Scented green teas go as far back as the Song Dynasty (960 AD -1279 AD). This was a period of great technological, economic, political, and culinary achievements. The Song Dynasty saw the invention of the compass and the establishment of true north, the creation of gunpowder warfare, the first banknotes, and moveable type. Food-wise the Song Dynasty saw the spread of imported exotic produce such as jujubes, the proliferation of noodle shops, and the development of a wide array of scented green teas.
Scented green teas were generally reserved for the Imperial court, though other high ranking and wealthy families were able to indulge in them. Green teas were placed in containers with powerful aromatics such as tangerine peel or cassia bark and allowed to absorb their flavor. One of the most prized scented teas was (and still is) jasmine. Jasmine blossoms are plucked at night when closed and then placed in containers of green tea. In the morning when the blossoms open they release their perfume, which is then absorbed by the tea leave. This can be repeated dozens of times.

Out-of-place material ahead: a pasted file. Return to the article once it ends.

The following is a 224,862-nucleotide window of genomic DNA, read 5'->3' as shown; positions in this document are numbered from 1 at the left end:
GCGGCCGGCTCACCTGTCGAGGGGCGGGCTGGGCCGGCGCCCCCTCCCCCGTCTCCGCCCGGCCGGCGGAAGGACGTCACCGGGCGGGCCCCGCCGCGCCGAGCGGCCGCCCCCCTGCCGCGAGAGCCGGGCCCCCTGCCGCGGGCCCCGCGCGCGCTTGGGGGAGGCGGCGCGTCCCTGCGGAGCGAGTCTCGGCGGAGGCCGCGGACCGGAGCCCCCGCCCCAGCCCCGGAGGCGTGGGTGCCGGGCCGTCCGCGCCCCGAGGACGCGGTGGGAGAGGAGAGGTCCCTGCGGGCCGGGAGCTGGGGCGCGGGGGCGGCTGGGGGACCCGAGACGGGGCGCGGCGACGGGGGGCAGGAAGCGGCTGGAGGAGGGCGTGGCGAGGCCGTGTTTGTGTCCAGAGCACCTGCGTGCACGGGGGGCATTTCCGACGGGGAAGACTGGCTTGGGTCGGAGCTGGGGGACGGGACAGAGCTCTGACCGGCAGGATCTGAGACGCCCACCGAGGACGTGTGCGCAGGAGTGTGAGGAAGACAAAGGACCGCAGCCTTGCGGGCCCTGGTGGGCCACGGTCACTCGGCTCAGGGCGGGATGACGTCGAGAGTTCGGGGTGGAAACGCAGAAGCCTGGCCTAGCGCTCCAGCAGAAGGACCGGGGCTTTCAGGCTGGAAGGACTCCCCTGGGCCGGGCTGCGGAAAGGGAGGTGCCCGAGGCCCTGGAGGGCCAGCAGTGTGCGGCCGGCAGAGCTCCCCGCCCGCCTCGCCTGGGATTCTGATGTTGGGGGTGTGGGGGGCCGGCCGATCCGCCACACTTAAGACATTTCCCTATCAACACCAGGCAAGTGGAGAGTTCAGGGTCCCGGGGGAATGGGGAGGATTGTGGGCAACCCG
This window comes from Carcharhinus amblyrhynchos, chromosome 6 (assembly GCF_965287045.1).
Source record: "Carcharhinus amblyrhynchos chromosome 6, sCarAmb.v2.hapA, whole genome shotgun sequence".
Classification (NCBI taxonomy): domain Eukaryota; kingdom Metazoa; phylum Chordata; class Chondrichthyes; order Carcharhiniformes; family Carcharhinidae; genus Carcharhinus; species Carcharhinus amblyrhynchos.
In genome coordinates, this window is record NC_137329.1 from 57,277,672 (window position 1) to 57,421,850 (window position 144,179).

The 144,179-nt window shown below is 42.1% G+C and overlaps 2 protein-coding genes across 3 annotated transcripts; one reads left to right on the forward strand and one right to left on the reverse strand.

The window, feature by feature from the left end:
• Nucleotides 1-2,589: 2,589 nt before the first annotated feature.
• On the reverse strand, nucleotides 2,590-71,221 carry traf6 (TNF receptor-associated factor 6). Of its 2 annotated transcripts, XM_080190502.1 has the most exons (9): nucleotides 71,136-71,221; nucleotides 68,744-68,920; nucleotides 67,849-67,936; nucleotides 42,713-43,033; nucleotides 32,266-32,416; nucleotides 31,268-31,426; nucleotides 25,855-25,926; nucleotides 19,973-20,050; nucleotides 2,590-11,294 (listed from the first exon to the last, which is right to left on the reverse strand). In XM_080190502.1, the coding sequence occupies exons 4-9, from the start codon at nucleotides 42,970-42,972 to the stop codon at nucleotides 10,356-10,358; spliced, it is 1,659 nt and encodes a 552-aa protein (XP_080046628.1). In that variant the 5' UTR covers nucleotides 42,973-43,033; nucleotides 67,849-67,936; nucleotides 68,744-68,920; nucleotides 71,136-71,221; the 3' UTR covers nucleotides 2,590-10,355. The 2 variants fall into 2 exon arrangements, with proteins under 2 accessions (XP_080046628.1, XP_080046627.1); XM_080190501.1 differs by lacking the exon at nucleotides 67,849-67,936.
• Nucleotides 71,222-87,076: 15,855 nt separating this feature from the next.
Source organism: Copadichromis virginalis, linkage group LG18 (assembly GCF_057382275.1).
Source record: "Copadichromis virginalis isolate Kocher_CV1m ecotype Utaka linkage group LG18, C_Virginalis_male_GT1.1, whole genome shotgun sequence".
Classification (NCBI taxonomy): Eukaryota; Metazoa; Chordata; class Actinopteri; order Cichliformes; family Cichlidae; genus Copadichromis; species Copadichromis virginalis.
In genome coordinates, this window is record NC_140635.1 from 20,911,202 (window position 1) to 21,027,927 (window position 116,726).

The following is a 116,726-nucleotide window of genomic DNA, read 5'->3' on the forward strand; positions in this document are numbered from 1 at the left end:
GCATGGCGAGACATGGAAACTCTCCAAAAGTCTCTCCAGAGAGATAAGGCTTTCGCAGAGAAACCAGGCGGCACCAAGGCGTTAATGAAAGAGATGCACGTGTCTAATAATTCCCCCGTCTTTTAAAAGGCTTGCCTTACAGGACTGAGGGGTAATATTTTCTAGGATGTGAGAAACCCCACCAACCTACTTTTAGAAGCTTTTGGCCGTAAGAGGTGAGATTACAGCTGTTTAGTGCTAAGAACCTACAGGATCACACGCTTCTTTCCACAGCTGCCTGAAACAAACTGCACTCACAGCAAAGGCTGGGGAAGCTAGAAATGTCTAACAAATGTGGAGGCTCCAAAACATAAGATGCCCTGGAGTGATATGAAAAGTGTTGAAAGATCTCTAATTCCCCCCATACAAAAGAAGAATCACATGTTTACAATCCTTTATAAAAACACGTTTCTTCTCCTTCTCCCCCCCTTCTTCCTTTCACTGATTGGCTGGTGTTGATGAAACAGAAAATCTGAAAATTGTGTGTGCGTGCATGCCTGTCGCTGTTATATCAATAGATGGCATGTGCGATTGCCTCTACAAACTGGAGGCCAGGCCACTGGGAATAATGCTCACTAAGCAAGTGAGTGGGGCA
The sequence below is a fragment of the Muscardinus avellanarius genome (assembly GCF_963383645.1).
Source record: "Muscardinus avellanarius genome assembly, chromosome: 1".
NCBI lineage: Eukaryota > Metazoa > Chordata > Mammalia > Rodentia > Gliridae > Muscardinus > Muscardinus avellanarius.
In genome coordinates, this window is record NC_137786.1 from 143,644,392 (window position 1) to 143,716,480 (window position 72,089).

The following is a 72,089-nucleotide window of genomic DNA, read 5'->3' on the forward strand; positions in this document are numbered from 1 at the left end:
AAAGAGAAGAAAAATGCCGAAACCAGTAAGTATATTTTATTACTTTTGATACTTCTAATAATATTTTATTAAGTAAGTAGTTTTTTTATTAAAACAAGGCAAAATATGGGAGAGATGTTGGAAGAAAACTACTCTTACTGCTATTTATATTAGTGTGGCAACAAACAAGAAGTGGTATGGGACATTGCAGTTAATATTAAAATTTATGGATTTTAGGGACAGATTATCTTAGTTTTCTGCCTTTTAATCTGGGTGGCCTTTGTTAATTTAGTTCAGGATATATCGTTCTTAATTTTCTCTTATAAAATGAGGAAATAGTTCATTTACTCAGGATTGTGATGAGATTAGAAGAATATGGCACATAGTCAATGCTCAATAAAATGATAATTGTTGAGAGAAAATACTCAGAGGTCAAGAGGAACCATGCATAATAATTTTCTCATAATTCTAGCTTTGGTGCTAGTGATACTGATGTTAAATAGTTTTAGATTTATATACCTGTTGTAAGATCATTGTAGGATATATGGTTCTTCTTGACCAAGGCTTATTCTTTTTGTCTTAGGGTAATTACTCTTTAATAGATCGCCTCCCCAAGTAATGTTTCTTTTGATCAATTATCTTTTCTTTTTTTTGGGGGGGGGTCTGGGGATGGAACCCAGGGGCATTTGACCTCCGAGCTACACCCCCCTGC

This basic green tea has been lightly scented and makes for a perfect anytime tea that brews easy and matches salty snacks, Chinese food, vegetable soups, fruit tarts, and chocolate cakes.
|Ingredients||Green tea scented with jasmine petals.|
|Botanical Name||Camellia Sinensis|
|Basic Preparation||Caffeinated; 3 grams of tea per six ounces of water yields approximately 150 cups per lb. of tea.|
|Recommended Applications||Start with cold, fresh water. Preheat tea pot, use approximately 3 grams of tea leaves for 6 oz of water. For tea, steep 4 minutes. For Herbal Teas/Tisanes brew as black teas, with water to rolling boil. Pour over tea or herbal, do not boil botanicals when making tea.|
|Handling / Storage||To be stored in a cool, dry area out of direct light.|
|Country of Origin||China|
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